Columns - 2006

    Broken News -- Iran Conference Creates Concern

    TEHRAN, Iran - Iran on Monday announced that, on the heels of the widespread coverage of its recent Holocaust conference, it will soon convene a second gathering to examine whether the creation of the world took place.

    This latest announcement drew ire and condemnation from Israel, Germany, Botswana, and most other nations.

    The new conference was announced by Iranian President Mahmoud Ahmadinejad in an attempt to further his image worldwide as a staunch opponent not only of Israel, but of every nation that supports, trades with, or in any other way exists on the same dimensional plane as Israel.

    Ahmadinejad announced the new conference without waiting for whether his recent conference examining if the Holocaust actually happened would be published in the journal Science.

    In a surprising vote of support for the earlier conference, pockets of Jews worldwide have begun to support the Holocaust examination. Several prominent Jews have expressed the belief that if Iran can truly prove that the Holocaust never occurred, then six million more Jews will suddenly reappear throughout the world, plus their heretofore unrealized descendents, as interest.

    Ahmadinejad would not comment on this Jewish support, but inside sources have quoted him as saying, "with friends like this, who'll be our enemy?"

    Organizers of this new conference claim it will be a scholarly affair, investigating whether the creation of the earth actually occurred. Originally thought to be another anti-Semitic feather in Ahmadinejad's beret, Iranian officials were quick to put distance between the conference and dispelling the earliest texts at the basis of all major western religions, including Islam.

    "We cannot in good conscience attempt to refute the first chapter in the history of our own people," says Ahmadinejad. "We therefore have no choice but to examine, regardless of scripture, if the creation actually occurred at all."

    Organizers expect the conference attendance to top the 67 participants from 30 countries who took a magnifying glass to the Holocaust. But initial efforts to line up scholars has proven difficult.

    "Holocaust deniers are easy to find," said one organizer who declined to identify himself for fear of his name appearing in print. "People who deny their own creation are a little harder to pin down. But we'll find them."

    One anti-creation scholar, Manny Barrilow, is thought to have accepted an invitation. Jailed in Germany in 1999 for denying creation, he mysteriously disappeared from his maximum security cell after a particularly driven rant on the lack of proof of his own existence.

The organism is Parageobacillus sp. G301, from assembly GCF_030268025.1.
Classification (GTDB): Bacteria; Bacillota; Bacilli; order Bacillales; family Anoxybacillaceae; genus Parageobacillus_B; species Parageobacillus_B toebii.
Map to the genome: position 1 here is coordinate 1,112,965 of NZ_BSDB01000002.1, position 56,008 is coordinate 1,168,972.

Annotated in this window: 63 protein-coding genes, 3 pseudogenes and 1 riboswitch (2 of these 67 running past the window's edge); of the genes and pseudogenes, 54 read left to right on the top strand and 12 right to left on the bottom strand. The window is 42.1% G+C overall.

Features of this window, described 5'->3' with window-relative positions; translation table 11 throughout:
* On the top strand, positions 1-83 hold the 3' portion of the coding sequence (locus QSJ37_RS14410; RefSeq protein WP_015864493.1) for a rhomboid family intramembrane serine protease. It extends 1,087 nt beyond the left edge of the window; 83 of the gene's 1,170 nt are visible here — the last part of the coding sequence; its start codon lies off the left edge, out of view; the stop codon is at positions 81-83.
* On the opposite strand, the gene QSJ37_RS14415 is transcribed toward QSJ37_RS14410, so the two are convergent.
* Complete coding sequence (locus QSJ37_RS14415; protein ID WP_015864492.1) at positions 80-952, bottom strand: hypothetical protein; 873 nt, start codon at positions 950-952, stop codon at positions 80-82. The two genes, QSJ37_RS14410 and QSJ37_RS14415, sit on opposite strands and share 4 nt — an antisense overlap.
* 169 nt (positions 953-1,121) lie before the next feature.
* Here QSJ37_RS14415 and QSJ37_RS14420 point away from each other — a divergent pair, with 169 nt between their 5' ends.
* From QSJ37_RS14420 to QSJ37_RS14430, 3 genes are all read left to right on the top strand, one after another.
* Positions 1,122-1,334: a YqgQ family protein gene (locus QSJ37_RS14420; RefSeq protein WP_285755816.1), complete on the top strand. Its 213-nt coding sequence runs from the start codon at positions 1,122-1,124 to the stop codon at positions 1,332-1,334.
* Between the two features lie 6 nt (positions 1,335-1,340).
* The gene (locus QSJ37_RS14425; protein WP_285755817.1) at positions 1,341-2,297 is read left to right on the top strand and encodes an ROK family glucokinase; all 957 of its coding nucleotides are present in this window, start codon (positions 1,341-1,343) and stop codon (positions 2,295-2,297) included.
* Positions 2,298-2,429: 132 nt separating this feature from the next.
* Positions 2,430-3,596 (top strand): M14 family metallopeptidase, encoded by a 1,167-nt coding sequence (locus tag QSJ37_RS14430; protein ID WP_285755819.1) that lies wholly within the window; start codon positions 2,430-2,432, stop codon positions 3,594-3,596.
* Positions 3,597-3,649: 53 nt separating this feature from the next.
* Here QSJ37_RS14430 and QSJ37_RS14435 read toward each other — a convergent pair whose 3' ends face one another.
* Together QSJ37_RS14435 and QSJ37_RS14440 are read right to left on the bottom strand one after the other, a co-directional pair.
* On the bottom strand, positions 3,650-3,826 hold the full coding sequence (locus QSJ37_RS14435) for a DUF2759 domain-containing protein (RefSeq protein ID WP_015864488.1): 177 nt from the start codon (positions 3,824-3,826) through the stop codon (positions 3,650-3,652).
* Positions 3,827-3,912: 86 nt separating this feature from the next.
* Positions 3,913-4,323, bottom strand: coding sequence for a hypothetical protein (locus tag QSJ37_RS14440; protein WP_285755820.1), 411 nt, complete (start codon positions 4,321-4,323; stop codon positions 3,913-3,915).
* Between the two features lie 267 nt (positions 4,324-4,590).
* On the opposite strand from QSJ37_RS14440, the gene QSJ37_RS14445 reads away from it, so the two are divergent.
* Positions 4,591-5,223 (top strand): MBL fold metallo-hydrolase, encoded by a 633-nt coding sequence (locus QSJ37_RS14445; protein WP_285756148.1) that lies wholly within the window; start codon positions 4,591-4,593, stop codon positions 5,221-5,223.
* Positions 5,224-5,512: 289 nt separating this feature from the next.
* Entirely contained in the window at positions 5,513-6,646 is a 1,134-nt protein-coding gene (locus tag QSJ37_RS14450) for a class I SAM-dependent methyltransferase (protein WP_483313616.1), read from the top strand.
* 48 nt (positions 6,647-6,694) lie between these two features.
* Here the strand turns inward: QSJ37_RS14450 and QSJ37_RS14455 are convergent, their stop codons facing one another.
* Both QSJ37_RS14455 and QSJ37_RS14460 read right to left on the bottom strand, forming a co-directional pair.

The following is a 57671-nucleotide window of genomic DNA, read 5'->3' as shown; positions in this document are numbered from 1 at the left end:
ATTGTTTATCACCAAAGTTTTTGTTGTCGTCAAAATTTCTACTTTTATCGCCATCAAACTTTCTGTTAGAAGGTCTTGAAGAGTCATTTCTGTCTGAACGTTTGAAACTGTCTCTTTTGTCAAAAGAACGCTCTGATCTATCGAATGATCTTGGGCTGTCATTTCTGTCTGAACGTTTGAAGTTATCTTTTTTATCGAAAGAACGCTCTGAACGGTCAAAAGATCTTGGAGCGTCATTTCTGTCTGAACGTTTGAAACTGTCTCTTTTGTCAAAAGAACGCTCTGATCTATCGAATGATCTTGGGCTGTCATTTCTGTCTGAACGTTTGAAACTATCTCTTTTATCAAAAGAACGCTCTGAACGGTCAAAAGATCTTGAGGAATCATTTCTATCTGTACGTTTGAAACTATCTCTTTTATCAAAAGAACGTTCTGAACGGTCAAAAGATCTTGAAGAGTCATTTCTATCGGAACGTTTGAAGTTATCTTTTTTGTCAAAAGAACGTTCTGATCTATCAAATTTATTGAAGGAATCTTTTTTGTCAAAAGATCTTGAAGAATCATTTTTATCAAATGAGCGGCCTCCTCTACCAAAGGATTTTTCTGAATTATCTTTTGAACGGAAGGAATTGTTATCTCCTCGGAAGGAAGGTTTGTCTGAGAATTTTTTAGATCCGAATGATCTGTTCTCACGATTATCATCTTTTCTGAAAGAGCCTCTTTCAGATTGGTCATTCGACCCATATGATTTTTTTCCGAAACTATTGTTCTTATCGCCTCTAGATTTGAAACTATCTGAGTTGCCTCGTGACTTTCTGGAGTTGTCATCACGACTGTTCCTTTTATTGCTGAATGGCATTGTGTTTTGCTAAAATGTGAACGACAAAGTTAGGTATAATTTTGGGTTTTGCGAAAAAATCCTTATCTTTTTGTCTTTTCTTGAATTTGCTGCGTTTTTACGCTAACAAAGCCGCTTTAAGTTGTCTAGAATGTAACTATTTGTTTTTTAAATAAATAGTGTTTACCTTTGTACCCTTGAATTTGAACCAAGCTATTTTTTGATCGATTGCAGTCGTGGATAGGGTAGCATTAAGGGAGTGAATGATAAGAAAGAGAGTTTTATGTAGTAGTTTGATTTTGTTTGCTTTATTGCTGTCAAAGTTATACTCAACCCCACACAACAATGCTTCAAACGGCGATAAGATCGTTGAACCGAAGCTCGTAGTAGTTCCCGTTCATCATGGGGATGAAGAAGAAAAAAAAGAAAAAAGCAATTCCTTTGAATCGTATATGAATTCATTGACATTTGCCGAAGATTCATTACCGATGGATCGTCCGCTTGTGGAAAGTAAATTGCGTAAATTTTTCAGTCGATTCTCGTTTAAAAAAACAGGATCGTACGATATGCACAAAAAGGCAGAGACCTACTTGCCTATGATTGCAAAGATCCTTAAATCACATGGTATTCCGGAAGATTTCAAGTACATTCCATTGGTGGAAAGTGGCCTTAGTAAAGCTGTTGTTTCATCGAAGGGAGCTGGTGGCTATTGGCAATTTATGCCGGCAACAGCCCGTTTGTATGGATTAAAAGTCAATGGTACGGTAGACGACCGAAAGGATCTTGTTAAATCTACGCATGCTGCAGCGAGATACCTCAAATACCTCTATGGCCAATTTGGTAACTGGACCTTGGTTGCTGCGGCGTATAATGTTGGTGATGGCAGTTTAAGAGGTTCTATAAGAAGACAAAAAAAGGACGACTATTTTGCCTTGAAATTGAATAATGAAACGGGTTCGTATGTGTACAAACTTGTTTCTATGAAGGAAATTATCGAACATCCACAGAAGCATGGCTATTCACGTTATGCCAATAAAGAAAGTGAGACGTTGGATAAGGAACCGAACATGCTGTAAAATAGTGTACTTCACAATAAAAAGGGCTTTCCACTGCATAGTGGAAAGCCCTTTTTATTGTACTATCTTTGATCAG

While American officials denounce the Iranian conference, as well as its government, foreign policy, and cuisine, a few Americans have expressed a passing interest in the conference.

    "If they can prove the world was never created," said one American who asked that his name not be disclosed, and lives at 324 Maple Drive, Wichita Falls, "it would sure save us all this headache of evolution versus creationism versus intelligent design."

    This week-long conference is again being organized by the Iranian Foreign Ministry's Institute for Political and International Studies and its chief, Rasoul Mousavi.

    "This conference seeks neither to deny or prove that the world was created," says Mousavi. "It is just to provide an appropriate scientific atmosphere for scholars to offer their opinions in freedom about a historical issue."

    Sources from the renowned Stegner Institute decry this statement, partly for being a retread from the previous conference, but mainly because it's supposed to be "an historical."

    According to Iranian Foreign Minister Manouchehr Mottaki, there's no reason to deny the conference's right to exist to study the question of the world's historical precedent to exist.

    "If the official evidence that the world was created is thrown into doubt," Mottaki said, "then the identity and nature of Israel will be thrown into doubt. And if, during this review, it is proved that the creation of the world was a historical reality, then what is the reason for the Muslim people of the region and the Palestinians having to pay the cost of the Nazis' crimes?"

    Unconfirmed reports claim that world-renowned scholar and philosopher Ren� Descartes recently visited a s�ance to formally denounce the conference's thesis questioning the creation of the world, by declaring, "I thought, therefore I was." A moderate amount of alcohol and hallucinogens legal for medicinal purposes in California were found at the scene.

    When asked if he was concerned about how history will view him in relation to other recent Iranian leaders, Ahmadinejad surprisingly framed his dismissive answer using Jewish colloquialism, "Shah. Quiet."

    Doug Brook is a writer in Silicon Valley who might have to move now for reasons of national security. For more information, past columns, other writings, and more, visit his website at

    Copyright Doug Brook. All rights reserved.